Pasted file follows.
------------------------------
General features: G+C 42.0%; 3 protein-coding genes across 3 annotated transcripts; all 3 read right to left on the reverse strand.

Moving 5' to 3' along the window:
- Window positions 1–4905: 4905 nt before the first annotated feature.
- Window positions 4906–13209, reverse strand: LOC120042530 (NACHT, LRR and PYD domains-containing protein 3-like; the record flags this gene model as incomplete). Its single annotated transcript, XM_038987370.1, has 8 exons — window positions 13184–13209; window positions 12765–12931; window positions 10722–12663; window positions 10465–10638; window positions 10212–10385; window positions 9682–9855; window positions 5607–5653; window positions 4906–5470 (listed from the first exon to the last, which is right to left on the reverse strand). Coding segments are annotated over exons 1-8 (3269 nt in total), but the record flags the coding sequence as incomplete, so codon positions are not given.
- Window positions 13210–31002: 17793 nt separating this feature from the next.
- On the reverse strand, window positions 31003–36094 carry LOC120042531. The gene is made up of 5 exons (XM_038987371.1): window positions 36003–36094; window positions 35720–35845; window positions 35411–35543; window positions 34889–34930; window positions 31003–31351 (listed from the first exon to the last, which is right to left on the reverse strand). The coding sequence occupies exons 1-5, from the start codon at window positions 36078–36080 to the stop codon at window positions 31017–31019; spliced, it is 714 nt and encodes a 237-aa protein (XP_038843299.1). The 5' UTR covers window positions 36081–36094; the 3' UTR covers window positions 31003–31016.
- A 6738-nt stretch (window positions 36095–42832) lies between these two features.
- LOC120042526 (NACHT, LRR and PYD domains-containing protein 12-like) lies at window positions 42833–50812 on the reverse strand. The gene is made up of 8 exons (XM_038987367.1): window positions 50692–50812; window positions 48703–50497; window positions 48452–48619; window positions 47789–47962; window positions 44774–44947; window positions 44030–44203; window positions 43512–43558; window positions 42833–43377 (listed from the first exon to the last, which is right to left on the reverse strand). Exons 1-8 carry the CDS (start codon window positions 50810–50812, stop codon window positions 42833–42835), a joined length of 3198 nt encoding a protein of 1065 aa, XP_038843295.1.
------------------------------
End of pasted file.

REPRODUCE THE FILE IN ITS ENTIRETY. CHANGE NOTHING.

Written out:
General features: G+C 42.0%; 3 protein-coding genes across 3 annotated transcripts; all 3 read right to left on the reverse strand.

Moving 5' to 3' along the window:
- Window positions 1–4905: 4905 nt before the first annotated feature.
- Window positions 4906–13209, reverse strand: LOC120042530 (NACHT, LRR and PYD domains-containing protein 3-like; the record flags this gene model as incomplete). Its single annotated transcript, XM_038987370.1, has 8 exons — window positions 13184–13209; window positions 12765–12931; window positions 10722–12663; window positions 10465–10638; window positions 10212–10385; window positions 9682–9855; window positions 5607–5653; window positions 4906–5470 (listed from the first exon to the last, which is right to left on the reverse strand). Coding segments are annotated over exons 1-8 (3269 nt in total), but the record flags the coding sequence as incomplete, so codon positions are not given.
- Window positions 13210–31002: 17793 nt separating this feature from the next.
- On the reverse strand, window positions 31003–36094 carry LOC120042531. The gene is made up of 5 exons (XM_038987371.1): window positions 36003–36094; window positions 35720–35845; window positions 35411–35543; window positions 34889–34930; window positions 31003–31351 (listed from the first exon to the last, which is right to left on the reverse strand). The coding sequence occupies exons 1-5, from the start codon at window positions 36078–36080 to the stop codon at window positions 31017–31019; spliced, it is 714 nt and encodes a 237-aa protein (XP_038843299.1). The 5' UTR covers window positions 36081–36094; the 3' UTR covers window positions 31003–31016.
- A 6738-nt stretch (window positions 36095–42832) lies between these two features.
- LOC120042526 (NACHT, LRR and PYD domains-containing protein 12-like) lies at window positions 42833–50812 on the reverse strand. The gene is made up of 8 exons (XM_038987367.1): window positions 50692–50812; window positions 48703–50497; window positions 48452–48619; window positions 47789–47962; window positions 44774–44947; window positions 44030–44203; window positions 43512–43558; window positions 42833–43377 (listed from the first exon to the last, which is right to left on the reverse strand). Exons 1-8 carry the CDS (start codon window positions 50810–50812, stop codon window positions 42833–42835), a joined length of 3198 nt encoding a protein of 1065 aa, XP_038843295.1.